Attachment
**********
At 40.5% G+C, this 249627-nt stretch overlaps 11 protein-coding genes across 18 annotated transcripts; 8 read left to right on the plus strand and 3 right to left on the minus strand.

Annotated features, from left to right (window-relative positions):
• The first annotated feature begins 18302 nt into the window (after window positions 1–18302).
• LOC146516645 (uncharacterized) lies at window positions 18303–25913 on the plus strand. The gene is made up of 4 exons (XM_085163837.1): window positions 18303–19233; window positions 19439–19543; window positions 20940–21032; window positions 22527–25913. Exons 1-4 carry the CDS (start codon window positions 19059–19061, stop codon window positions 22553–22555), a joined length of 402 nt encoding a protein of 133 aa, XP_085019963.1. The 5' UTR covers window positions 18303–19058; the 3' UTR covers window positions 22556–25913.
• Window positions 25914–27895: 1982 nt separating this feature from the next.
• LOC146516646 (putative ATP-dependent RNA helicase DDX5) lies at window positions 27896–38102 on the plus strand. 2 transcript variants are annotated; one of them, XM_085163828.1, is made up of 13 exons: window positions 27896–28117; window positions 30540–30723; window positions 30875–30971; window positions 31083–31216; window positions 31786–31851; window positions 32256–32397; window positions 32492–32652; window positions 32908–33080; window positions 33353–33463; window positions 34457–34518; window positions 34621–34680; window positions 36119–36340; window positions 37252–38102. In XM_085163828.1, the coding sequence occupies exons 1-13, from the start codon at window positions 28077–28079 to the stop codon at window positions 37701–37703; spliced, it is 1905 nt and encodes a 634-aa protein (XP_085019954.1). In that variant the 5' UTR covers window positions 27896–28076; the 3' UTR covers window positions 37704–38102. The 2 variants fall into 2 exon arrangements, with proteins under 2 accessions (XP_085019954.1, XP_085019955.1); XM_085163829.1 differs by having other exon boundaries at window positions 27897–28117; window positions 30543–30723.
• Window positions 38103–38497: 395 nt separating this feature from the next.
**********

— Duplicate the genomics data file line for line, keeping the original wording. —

At 40.5% G+C, this 249627-nt stretch overlaps 11 protein-coding genes across 18 annotated transcripts; 8 read left to right on the plus strand and 3 right to left on the minus strand.

Annotated features, from left to right (window-relative positions):
• The first annotated feature begins 18302 nt into the window (after window positions 1–18302).
• LOC146516645 (uncharacterized) lies at window positions 18303–25913 on the plus strand. The gene is made up of 4 exons (XM_085163837.1): window positions 18303–19233; window positions 19439–19543; window positions 20940–21032; window positions 22527–25913. Exons 1-4 carry the CDS (start codon window positions 19059–19061, stop codon window positions 22553–22555), a joined length of 402 nt encoding a protein of 133 aa, XP_085019963.1. The 5' UTR covers window positions 18303–19058; the 3' UTR covers window positions 22556–25913.
• Window positions 25914–27895: 1982 nt separating this feature from the next.
• LOC146516646 (putative ATP-dependent RNA helicase DDX5) lies at window positions 27896–38102 on the plus strand. 2 transcript variants are annotated; one of them, XM_085163828.1, is made up of 13 exons: window positions 27896–28117; window positions 30540–30723; window positions 30875–30971; window positions 31083–31216; window positions 31786–31851; window positions 32256–32397; window positions 32492–32652; window positions 32908–33080; window positions 33353–33463; window positions 34457–34518; window positions 34621–34680; window positions 36119–36340; window positions 37252–38102. In XM_085163828.1, the coding sequence occupies exons 1-13, from the start codon at window positions 28077–28079 to the stop codon at window positions 37701–37703; spliced, it is 1905 nt and encodes a 634-aa protein (XP_085019954.1). In that variant the 5' UTR covers window positions 27896–28076; the 3' UTR covers window positions 37704–38102. The 2 variants fall into 2 exon arrangements, with proteins under 2 accessions (XP_085019954.1, XP_085019955.1); XM_085163829.1 differs by having other exon boundaries at window positions 27897–28117; window positions 30543–30723.
• Window positions 38103–38497: 395 nt separating this feature from the next.